“All the Way” (HBO)
Directed by Jay Roach
Dear SAG Nominating Committee, When it comes time to put forward your choices for the voting body at large, please look at pieces of craft like Jay Roach’s sensational “All the Way”, instead of the drek you chose last year. Comparing 2016 nominee, “The Alamo” to this film is like comparing Ulysses S. Grant in a post-Lincoln nation, to LBJ in a post-JFK nation. It doesn’t quite add up.
From the opening scene in the hospital awaiting news on the health of JFK, to the moment LBJ is re-elected, “All the Way” is a magnificent study in the machinations of what might have been most tumultuous time in our country, other than during the Civil War. But, I assure you, this never feels like a history lesson. And doesn’t drag for a moment. Each step of the way, the script and performances feel remarkably naturalistic and sincere, even if they paint ALL of the historical figures in a less than iconic light.
What I found most interesting is that, in the same run-time (2:15), this film fills in so much more of the angst, anger, give and take, racism, class-ism, and stake of what went in to the adoption of the Civil Rights Act (without the Voting Rights Act) than “Selma” does…with more accuracy, more drama, and more drive. Where “Selma” went out of its way to paint LBJ in a poor light, at the expense of the film (for me anyway), “All the Way” gets out of its own way and lets the actual words of LBJ paint that same fallible, and often disgusting portrait…but this time, without the editorializing. You FEEL the anger, frustration and outrage of King and the MFDP in a much more visceral way. In effect, this is the film I hoped “Selma” would have been. (I am aware I am sitting on an island when it comes to my dislike for “Selma” – so take all this as you will.)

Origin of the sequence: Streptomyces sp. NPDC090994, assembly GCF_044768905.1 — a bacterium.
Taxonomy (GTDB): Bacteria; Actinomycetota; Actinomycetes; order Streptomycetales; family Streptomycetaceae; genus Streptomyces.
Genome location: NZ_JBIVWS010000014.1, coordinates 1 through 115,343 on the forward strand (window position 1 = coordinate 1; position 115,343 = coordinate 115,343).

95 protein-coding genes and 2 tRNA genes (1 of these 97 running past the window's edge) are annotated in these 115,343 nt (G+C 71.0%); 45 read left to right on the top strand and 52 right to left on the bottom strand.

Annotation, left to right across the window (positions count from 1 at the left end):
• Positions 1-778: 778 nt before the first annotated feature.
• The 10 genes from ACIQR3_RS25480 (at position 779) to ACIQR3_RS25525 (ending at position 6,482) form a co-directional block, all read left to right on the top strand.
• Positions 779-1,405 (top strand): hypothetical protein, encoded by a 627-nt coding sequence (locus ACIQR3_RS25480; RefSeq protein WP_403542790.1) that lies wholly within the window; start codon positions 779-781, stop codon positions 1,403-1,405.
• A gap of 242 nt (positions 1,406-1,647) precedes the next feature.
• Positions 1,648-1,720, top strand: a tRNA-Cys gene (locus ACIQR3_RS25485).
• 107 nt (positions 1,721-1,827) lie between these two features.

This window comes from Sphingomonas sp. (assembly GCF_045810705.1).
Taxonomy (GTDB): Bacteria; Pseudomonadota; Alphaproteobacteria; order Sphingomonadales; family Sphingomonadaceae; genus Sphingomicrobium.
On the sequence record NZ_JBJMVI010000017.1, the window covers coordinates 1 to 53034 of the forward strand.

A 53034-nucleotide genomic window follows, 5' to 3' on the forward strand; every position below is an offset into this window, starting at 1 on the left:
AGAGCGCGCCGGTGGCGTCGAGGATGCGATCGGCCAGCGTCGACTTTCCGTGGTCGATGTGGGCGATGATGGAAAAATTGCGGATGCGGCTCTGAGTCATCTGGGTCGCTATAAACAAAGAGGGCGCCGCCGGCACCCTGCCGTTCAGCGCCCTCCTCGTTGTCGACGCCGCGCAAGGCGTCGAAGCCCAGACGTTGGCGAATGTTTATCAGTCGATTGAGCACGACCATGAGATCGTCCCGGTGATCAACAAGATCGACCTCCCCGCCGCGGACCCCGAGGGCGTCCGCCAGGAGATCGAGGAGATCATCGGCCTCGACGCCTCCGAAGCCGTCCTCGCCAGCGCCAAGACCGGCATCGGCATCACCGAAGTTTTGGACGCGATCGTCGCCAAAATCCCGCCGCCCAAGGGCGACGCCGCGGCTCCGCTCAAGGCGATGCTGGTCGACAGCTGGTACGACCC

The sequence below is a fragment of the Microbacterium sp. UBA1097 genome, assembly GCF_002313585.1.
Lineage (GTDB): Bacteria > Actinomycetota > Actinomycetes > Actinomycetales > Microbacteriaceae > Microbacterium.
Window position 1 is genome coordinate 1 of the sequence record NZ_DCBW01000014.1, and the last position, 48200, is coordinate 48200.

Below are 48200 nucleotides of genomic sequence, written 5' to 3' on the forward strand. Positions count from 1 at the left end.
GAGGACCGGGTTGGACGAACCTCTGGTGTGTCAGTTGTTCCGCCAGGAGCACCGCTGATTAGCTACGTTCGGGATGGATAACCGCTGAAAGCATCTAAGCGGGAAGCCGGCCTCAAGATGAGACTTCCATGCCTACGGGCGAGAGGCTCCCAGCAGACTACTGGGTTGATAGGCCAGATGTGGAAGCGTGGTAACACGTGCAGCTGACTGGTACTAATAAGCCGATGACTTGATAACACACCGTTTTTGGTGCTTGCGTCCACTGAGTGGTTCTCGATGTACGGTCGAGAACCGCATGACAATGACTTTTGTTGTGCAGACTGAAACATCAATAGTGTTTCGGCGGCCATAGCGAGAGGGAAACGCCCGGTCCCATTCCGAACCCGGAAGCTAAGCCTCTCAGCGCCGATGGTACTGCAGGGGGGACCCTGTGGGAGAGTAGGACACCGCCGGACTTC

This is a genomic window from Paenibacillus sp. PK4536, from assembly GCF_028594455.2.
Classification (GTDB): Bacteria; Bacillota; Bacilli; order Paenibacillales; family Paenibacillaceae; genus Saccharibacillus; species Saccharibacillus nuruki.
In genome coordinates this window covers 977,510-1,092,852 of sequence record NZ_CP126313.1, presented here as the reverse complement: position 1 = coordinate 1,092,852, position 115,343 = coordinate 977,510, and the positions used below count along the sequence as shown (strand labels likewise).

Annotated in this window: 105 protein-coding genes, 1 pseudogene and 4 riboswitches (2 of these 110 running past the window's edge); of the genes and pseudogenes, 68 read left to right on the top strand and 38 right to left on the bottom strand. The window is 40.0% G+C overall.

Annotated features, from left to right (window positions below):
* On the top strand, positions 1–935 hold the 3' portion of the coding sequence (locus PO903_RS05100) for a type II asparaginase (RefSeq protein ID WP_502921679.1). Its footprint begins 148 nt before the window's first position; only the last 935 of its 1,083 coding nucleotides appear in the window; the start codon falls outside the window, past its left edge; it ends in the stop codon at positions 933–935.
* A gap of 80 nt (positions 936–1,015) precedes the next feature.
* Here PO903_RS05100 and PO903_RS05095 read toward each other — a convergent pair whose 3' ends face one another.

Jay Roach, who made the wonderful Cranston-vehicle, “Trumbo”, has once again successfully created an ultra-convincing time and place and imbued it with the saturated palette of stress, fear, mourning and possibility of 1964. No scene is wasted, glossy or even expository. It all matters…and it’s all riveting.
The acting in this film, with very few exceptions, is incredible and filled with oceans of emotional depth. Cranston has already locked up the Emmy and Golden Globe with this performance, and the SAG, for that matter. Reprising the role he created on Broadway, his LBJ is folksy, paranoid, blistering and loveable. As Ladybird, Melissa Leo matches him at almost every turn. Special mention to Todd Weeks, who, as LBJ’s right-hand man, Walter Jenkins, is the conduit to some of the warmer and more vulnerable sides of LBJ. And, finally, Anthony Mackie’s Martin Luther King, Jr. is sensational. Restrained, but passionate, flawed but strong and, more than anything, a master juggler of disparate points of view within his own camp.
James Newton Howard’s score is excellent, if not something I would listen to on its own. And, most importantly, I am pleased to say his music never tries to make scenes more “important”…the scene-work does that just fine by itself.
It’s summer repeat season and, while there are still plenty of shows to watch this time of year (“Game of Thrones”, “Silicon Valley”), and others starting again soon (“Mr. Robot”, “Ray Donovan”), “All the Way” is WELL worth a couple hours of your couch time investment. Can’t recommend it highly enough.